Head Coach Ali Carey-Oliver achieved unprecedented success at Mt. San Antonio College after her women’s Volleyball program won their first ever Conference Championship with a perfect 8-0 conference record and an outstanding 20-4 season overall.
Category: Team Culture
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The book GRIT made it onto many coaches reading lists over the summer (including ours) and there has been significant media coverage on the topic too. The interest is well founded as more than ever before, Coaches are unanimous in saying that their athletes are lacking resilience, they aren’t as ‘tough’ as their teams in previous times have been. And not just physically tough, mentally tough. But is ‘grit’ really the solution needed? Has the word ‘grit’ become too interchangeable that the real definition has been lost?
Accountability in sport is doing what you say you’re going to do and executing the task to the best of your ability. Then being able to put your hand up and say ‘this is what I need to do better’ if you don’t get it right.
Being accountable is not making excuses, not blaming others or whinging and complaining. Accountability in sport is taking ownership of something and making sure you ‘know your job and do your job’ 100% of the time.
Athletes and coaches understand the importance of each individual player performing at their personal best and to striving to be the best player they can be. But what does it mean to be the “best player for the team”?
During preparation for the 2004 Olympics, Athlete Assessments Bo Hanson was selected in the Men’s Eight Rowing team for Australia. He was performing at his personal best and for a period, was ranked as the number 1 athlete in Australia.
As a coach, nothing is more demoralizing than a losing streak that just won’t break. While we do our absolute best to avoid losing streaks, performance slumps, or even the prospect of our team underachieving it doesn’t mean we can avoid the topic, it’s too important.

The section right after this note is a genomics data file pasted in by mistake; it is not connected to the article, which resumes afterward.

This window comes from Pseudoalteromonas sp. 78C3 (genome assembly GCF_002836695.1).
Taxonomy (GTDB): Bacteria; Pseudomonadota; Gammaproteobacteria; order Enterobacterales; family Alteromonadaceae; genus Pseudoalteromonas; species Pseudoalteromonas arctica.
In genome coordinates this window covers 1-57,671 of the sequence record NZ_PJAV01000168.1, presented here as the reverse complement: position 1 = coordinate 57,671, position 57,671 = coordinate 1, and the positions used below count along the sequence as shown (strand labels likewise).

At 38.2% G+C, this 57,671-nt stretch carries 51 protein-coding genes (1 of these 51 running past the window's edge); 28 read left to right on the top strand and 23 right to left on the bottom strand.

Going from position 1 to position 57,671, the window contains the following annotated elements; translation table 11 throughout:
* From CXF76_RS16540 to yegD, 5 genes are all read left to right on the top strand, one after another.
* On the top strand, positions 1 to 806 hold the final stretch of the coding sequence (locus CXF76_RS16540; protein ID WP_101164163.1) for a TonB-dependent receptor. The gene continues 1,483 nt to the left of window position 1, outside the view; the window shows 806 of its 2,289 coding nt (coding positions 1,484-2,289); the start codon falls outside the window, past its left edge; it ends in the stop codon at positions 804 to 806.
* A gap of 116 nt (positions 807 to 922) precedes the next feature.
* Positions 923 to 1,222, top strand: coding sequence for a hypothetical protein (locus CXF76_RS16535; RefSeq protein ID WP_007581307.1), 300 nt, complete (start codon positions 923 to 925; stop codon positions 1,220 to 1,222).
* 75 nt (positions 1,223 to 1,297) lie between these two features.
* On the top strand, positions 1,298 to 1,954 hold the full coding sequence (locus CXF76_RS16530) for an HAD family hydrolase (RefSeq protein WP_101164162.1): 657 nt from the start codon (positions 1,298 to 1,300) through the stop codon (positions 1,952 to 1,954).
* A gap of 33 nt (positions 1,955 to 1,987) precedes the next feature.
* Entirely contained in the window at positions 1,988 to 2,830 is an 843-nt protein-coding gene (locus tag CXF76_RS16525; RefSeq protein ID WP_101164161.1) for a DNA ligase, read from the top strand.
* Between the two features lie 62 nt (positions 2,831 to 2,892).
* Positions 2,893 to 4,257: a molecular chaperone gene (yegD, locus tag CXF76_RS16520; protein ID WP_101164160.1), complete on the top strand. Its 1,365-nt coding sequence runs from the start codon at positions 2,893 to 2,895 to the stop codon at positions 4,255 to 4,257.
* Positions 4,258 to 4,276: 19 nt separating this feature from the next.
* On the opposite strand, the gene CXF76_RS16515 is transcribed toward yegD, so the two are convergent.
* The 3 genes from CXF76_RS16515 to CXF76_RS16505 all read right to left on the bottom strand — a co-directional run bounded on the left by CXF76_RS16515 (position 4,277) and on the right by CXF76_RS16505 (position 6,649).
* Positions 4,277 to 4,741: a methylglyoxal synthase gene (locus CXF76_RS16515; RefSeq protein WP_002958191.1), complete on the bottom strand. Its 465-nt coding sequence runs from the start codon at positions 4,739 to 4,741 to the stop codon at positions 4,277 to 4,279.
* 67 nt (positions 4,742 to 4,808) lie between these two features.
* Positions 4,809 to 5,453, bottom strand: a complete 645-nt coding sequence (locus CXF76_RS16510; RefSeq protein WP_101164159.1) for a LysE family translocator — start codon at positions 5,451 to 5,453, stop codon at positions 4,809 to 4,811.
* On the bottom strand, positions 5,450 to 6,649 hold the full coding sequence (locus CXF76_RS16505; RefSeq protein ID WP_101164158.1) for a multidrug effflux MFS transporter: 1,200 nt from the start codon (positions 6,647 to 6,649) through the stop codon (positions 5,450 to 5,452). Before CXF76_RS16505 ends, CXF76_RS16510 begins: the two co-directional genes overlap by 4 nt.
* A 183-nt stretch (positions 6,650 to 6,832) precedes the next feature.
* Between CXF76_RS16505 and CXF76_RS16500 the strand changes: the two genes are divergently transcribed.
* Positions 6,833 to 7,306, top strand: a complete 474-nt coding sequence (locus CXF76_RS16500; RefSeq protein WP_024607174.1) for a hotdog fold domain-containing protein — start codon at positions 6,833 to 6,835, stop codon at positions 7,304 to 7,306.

Luckily history tells us that almost all losing streaks are broken eventually, the real issue we’re interested in is how? If your team is in a slump, what is the best way to turn it around? How do you break a losing streak?
By Bo Hanson 4x Olympian and International Coaching Consultant There is something about the transition from the end of November to early December. It’s not
Culture is being discussed in sporting circles now more than ever. Why? Because it is a significant performance factor. If you have the “right” culture, your team is more likely to achieve sustainable success – not always winning, but always being in the hunt. If you have the “wrong” culture, your chances of any success, even fleeting success are almost zero. So how do you create the right sports team culture? In this article we discuss 10 Factors that Define Successful Sports Team Cultures.
What is culture? In its simplest and most useful description culture is the “way we behave on this team”. Behavior is a reflection of values. Recruiting and developing a common set of values helps create success.
With Athlete Assessments we have now worked with over 22,000 individuals from over 40 different sports. This work has given me a unique vantage point to see the recurring patterns or themes that create success. When I see these patterns consistently creating success, year after year, the evidence certainly mounts. With this in mind, here is one of those concepts I have seen create consistent success. I believe it is critical for any coach and all teams to clearly understand and apply this concept to improve performance.
At Athlete Assessments when we work with clients one of the really critical models we refer to is the Circle of Safety. The Circle of Safety is not a concept we developed ourselves, it is taken from models such as Maslow’s Hierarchy of Needs, and it is also taken from a lot of the work Simon Sinek has been doing, and the book that he wrote Leaders Eat Last.